Poultry processors are preparing comments on a proposal by the Biden administration that requires them to provide more information to their growers and prospective growers, including how inputs will be delivered to other producers.
The effort to reform the tournament system that processors use to rank and pay farmers is part of the Agriculture Department's approach to promoting competition and follows Ag Secretary Tom Vilsack’s stated commitment to helping rural economies thrive by “strengthening rules and enforcement against anticompetitive practices,” he said in a statement.
In a summary of the proposed Transparency in Poultry Grower Contracting and Tournaments rule, USDA's Agricultural Marketing Service says “growers need additional information with which to make business decisions,” such as the number of flocks and flock density a company will guarantee a grower and details about the feed and other inputs the company provides.
Companies would have to tell growers how their inputs compare to the inputs delivered to others in the same “tournament” group and how the ranking system accounts for those differences. Typically, a small group of growers is defined and then ranked based on the quality of their production, with the top-ranked farmer receiving more pay and the lower-ranking ones getting less.
Aaron Johnson of the Rural Advancement Foundation International-USA said “this first rule is a fairly incremental step towards improving conditions for growers.” The proposed rule and a separate advance notice of proposed rulemaking AMS issued to prepare for additional regulations show AMS is acknowledging and trying to address an “information asymmetry” between the growers and the companies they contract with, he said.
In the current system, farmers typically own the land and the barns, often using USDA-backed loans to get started, but don’t own the birds at any point in the process. Young birds, feed, and any other inputs are delivered to the farmers, and then the mature birds are picked up on a schedule the company determines. Johnson says this means the farmers are assuming debt and operating in a system where their ability to influence flock health and market weight — and therefore their own success — is constrained by decisions made at the corporate level.
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“It's a roller-coaster ride,” said Michael Diaz, a former poultry producer in South Carolina. He raised flocks for several different companies over the course of about four years before deciding to exit the industry last fall. Some flocks made money, others did not; when he tried to do the math on his operation’s viability, he concluded he didn’t have enough information to make sound fiscal decisions.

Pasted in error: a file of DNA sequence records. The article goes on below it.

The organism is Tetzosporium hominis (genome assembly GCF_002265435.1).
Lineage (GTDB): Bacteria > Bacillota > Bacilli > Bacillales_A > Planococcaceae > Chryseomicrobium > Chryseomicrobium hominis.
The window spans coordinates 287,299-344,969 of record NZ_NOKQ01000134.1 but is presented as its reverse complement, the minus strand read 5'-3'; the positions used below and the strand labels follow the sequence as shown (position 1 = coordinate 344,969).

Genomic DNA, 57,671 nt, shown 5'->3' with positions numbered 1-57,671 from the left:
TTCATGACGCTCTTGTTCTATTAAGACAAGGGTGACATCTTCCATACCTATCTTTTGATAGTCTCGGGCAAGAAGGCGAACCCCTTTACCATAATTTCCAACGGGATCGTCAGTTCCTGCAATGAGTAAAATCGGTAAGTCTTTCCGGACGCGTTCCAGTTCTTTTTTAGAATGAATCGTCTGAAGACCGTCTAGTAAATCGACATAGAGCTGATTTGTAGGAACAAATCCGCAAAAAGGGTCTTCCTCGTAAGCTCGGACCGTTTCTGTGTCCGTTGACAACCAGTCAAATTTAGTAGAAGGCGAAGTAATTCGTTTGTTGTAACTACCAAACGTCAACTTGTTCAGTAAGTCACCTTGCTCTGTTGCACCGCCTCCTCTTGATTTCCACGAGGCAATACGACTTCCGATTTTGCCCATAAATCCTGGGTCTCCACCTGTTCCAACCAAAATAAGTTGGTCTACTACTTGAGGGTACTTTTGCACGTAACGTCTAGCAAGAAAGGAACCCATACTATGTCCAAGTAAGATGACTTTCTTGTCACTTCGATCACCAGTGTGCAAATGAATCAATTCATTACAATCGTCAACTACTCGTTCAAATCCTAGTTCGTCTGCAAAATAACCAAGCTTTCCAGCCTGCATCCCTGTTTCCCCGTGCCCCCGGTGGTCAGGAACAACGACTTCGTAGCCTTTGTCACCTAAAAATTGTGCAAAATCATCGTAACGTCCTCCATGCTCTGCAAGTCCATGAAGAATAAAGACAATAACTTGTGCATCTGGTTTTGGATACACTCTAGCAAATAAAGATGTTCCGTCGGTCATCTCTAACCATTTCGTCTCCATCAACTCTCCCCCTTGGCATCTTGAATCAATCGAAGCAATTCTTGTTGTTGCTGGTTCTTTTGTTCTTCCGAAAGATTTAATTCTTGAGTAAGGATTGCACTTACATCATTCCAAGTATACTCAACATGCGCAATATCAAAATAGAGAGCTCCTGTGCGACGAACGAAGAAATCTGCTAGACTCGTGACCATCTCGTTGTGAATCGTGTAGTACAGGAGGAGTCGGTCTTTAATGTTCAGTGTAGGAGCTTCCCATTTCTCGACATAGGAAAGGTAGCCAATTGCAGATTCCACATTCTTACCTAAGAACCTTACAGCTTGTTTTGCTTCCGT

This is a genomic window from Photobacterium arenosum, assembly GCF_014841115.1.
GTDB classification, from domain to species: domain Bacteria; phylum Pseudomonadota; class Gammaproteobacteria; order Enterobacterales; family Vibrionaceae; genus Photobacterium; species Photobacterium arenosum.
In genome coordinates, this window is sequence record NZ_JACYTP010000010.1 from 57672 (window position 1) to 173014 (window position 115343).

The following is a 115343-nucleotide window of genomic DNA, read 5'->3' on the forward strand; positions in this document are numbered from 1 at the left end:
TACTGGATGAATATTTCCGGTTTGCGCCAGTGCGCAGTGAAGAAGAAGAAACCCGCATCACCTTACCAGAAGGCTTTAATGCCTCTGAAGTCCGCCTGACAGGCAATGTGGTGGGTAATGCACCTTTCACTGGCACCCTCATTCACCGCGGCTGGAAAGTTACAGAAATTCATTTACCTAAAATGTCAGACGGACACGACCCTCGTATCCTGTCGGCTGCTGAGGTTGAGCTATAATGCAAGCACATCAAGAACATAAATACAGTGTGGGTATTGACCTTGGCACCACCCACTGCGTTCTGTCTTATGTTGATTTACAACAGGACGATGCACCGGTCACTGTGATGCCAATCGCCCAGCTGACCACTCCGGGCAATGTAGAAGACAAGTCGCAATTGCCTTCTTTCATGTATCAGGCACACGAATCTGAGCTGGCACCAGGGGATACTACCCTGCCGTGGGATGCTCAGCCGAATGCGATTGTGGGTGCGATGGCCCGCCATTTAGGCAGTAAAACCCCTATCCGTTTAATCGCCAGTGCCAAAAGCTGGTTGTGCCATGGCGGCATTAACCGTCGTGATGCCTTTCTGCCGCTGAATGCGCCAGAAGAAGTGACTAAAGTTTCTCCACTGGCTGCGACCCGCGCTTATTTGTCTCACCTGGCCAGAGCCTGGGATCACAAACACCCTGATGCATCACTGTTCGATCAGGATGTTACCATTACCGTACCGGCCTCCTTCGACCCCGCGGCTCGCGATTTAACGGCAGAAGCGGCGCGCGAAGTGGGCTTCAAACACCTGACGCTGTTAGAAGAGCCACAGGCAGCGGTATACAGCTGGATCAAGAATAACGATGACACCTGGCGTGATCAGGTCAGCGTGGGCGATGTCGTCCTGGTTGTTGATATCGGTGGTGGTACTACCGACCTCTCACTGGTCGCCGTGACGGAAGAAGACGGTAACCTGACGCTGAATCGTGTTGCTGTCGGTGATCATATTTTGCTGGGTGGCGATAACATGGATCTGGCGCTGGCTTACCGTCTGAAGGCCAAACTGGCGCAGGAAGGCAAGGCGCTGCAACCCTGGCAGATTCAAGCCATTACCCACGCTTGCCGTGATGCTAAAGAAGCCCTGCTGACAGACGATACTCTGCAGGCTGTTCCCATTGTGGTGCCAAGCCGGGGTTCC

“I am excited to see that there is some change coming forth with this transparency stuff,” he said.
USDA’s work on poultry rules goes back to 2010 and includes a proposed rule in 2016 that was formally withdrawn in 2021. The administration’s overall goals around competition and AMS’s long history of trying to address concerns specifically around the tournament system helped propel the newest ANPR, which aims to “address, through specific prohibitions, limits, and/or conditionalities, potential unfairness that may arise from the use of the tournament contracts in the poultry sector.”
A spokesperson for Tyson told Agri-Pulse in an email that the company is still reviewing the proposed rule and advance notice of proposed rulemaking: “We depend on thousands of contract poultry farmers and want them to succeed. Some farmers have been raising chickens for us for decades, and in some cases, for multiple generations. As part of our efforts to ensure they’re treated fairly and to provide transparency, nearly four years ago we established a Contract Poultry Farmer Advisory Council and a Contract Poultry Farmers’ Bill of Rights.” Tyson is one of the largest poultry processors in the country.
The National Chicken Council also told Agri-Pulse it is “still in the process of reviewing the 155-page document,” but will be submitting comments to USDA.
In its announcement of the proposed rule, USDA said the tournament system rule would be the first of three rules aimed at Packers and Stockyards Act enforcement.
Competition matters are also gaining attention on Capitol Hill. The Senate Ag Committee is considering a pair of bills, the Cattle Price Discovery and Transparency Act and the Meat and Poultry Special Investigator Act this week. The second bill, which passed the House in a legislative package aimed at food and fuel price inflation, would create a new office in USDA’s Packers and Stockyards Division to probe allegations of unfair marketing practices.
The comment period for the Transparency in Poultry Grower Contracting and Tournaments rule is open until Aug. 8. For the Poultry Growing Tournament Systems: Fairness and Related Concerns ANPR, comments must be submitted by Sept. 6.
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